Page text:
Tuesday, October 25, 2005

Campaign '06: First Base

The Incumbent, Nick Johnson

Nick Johnson was the one National who exceeded expectations, and the one National who most lived up to them.

The latter first: He played in just 131 games. That's his career high. He can't stay healthy. Last year it was a bad back and a broken face. This season it was a heel. Next season, a pulled urethra? who knows? On one hand it's hard to say he's injury prone -- it's not like he's Ken Griffey blowing out his hamstring three nights a week. They're all separate injuries, but add them all up, and he's missed half a career. Do we have any reason to believe that he can stay healthy next year? Probably not. But as they taught me way back years ago in Boy Scouts, Be Prepared -- more on that later though.

Now that the ugly's outta the way, let's get to the good: Nick's bat. He set career highs in most every major category. On a team of hackers, his steady, patient at bats stood out like a fanny-pack-wearing tourist in Georgetown.

One at bat in particular sticks in my mind. Against Greg Maddux, with the team down by one, NJ out-waited Maddux. NJ knew that Maddux would likely be pitching around him. Ball. Ball. Ball. 3-0, Maddux got the gimme pitch, to bring it to a 3-1 count. Then he laid a sinking fastball low in the zone and Nick Johnson got the pitch he had been waiting all AB for, golfing it deep to the mezzanine in right field.

That's typical Nick. Too many other batters on the team would swing at the first good pitch. Some of Maddux' pitches were tempting, but Nick knew that he'd eventually have to give in.

He's not the ideal cleanup hitter. He's not a slugger, but his level, line-drive swing, combined with his excellent eye would make him a perfect 2 or 3 batter.

Nick Johnson is still under the team's control (assuming the no-brainer decision of arbitration). He made just $1.45 million last year. He's sure to double that, at least, this season. He'll still be a bargain.

Despite the injuries, he'll cruise to an easy reelection.


The Issues:
With the incumbent's uncertain health, it's important to have a strong, commanding vice -- someone with gravitas.

The Nationals are in luck. Brad Wilkerson, the jack of all trades, plays a capable first base -- which he did during Nick's Achilles slumber. (That Brad chose that month to forget how to hit is a separate matter!)

But it's still important to have depth, preferably someone with some right-handed sock. They could spell Nick when appropriate. And if they can play an alternate position, all the better.


The Contenders:
Jeff Conine: Mr. Marlin lost lots of his power (park? age?), but still got on base. He can play the corner outfield and is an excellent defender at first. I'd be surprised if the Marlins didn't re-sign him anyway.
Julio Franco: Older than Bobby Cox, but man, can he hit -- especially in a platoon role. He's one of the few batters (three, I think) to hit an opposite field homer at RFK.
Wes Helms: Half the age of Franco, and capable of playing third. He's another all-or-nothing hacker.
Olmedo Saenz: Back from the dead, he's always been a great platoon player. Hypothetically he could fill in at third, but he's a miserable fielder.

A less than inspiring slate of candidates, huh? I almost feel like an Iowan.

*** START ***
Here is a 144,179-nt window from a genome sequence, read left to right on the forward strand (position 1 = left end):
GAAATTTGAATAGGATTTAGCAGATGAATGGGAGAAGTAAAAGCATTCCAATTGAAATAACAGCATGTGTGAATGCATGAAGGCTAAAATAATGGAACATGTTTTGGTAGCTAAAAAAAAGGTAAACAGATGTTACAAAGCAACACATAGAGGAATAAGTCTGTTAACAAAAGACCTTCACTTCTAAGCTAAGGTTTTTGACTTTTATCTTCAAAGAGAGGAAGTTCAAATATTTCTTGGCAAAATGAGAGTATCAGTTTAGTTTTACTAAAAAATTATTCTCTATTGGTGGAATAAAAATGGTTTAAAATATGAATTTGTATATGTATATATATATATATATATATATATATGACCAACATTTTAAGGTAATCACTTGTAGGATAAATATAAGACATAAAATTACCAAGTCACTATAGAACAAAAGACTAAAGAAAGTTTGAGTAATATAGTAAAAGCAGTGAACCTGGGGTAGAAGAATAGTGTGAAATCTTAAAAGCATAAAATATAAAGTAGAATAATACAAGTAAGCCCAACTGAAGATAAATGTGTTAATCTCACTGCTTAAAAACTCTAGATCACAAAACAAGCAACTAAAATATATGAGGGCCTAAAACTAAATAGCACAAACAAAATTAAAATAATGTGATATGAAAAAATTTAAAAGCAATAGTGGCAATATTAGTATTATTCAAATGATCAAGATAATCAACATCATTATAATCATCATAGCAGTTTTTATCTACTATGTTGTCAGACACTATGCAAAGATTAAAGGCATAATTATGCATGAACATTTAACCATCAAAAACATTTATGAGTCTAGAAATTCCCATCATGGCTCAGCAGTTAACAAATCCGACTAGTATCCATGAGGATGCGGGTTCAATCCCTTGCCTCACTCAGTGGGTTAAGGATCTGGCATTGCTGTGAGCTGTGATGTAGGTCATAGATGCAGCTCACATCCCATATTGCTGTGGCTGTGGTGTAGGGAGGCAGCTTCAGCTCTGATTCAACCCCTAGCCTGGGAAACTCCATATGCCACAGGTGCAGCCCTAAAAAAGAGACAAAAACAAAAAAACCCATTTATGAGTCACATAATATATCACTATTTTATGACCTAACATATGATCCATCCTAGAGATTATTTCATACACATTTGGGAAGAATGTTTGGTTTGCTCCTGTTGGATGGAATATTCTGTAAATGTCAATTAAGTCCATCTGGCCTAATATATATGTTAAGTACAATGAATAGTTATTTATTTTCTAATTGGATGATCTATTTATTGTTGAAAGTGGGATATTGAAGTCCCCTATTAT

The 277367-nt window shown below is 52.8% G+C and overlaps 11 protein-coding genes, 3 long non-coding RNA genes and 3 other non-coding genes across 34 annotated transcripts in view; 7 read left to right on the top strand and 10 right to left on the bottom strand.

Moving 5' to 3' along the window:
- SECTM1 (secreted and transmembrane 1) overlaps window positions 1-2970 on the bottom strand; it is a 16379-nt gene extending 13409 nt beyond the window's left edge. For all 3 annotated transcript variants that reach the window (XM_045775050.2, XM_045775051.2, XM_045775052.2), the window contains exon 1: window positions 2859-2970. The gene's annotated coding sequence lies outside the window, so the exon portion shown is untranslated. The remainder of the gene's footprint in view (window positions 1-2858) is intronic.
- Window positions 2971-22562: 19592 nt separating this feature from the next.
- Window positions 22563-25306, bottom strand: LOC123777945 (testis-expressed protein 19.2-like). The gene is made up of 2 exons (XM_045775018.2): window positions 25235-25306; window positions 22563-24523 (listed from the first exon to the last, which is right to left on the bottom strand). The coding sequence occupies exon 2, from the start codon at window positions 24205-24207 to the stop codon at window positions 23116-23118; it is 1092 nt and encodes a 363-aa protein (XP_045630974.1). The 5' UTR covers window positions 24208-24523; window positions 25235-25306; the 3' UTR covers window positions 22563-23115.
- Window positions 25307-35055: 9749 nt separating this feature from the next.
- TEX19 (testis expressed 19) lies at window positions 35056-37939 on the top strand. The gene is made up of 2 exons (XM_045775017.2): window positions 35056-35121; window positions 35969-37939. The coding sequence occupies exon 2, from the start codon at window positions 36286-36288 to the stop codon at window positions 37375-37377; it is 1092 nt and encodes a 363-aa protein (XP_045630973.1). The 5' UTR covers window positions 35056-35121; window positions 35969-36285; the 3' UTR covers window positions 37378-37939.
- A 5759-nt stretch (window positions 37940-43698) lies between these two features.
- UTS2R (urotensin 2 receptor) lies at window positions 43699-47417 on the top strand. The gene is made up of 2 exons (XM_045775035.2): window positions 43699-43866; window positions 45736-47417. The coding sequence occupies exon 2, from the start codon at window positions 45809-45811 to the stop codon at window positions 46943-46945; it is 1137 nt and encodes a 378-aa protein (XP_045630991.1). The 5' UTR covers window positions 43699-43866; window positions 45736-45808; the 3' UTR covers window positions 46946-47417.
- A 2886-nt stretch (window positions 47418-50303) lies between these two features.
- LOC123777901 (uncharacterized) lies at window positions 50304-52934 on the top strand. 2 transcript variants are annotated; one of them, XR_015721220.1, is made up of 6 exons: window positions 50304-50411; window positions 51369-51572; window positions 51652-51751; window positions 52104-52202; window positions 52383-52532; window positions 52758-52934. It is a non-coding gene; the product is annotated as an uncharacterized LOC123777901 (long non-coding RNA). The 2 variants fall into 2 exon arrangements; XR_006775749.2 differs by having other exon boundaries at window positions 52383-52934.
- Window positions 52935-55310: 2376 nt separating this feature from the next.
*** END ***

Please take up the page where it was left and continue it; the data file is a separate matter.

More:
The Dark Horse:
Paul Konerko
is making millions with each run he drives in in the playoffs. Whoever signs him for the kind of money he'll probably get (15 MM per) will come to regret it quickly. He's an excellent hitter, but Cooperstown won't be clearing space for his plaque anytime soon.


The Trilateral Commission Recommends:
Nick Johnson's never going to be healthy. And he doesn't have the true power that this team could reallllly use. Trade his carcass somewhere before he breaks his sternum sneezing.

Meanwhile, look at Jim Thome. While Philly would be hesitant to trade intra-division, Thome, til this year, has been the model of health and power consistency. He has Nick Johnson's batting eye, AND the ability to hit 40 a year. As a dead-pull hitter, the park wouldn't be as big a factor as it is for Guillen and the other spray hitters. Plus, Philly would probably pay part of his contract. Why pay Konerko 4/60 when you could have Thome (a better hitter) for 3/30?


What About My Vote?
Considering how crappy the other candidates are, I'm going to vote a straight National-party line. It pains me to type this, but the person we're looking for is Vinny Castilla.

Vinny looked done, but in fairness to him, his knees were shot. If the offseason of rest (and surgery) is able to help him, he could hypothetically come back to his early-season form. Even in a down year, he still did mash left-handed pitching: .314/ .401/ .432. OK, so it's not really mashing, but on this team that counts!

Carlos Baerga filled in at first a few times. I'd give him a golden watch. Invite him back as a coach/mascot, and say thanks.

But I'd also look at Rick Short. We were screaming for him all year, but truthfully, he's about as bad a defensive infielder as Baerga. I didn't see a lot of him, but I saw enough to convince me that the assessment was right. Still, with the bat he had last season, he'd be capable of holding down first in a pinch.

So stick with the familar faces: Vinny and Rick. They're both under contract next season, so the team wouldn't incur any additional cost.

With Nick, Vinny and Rick, the team is certainly in capable hands.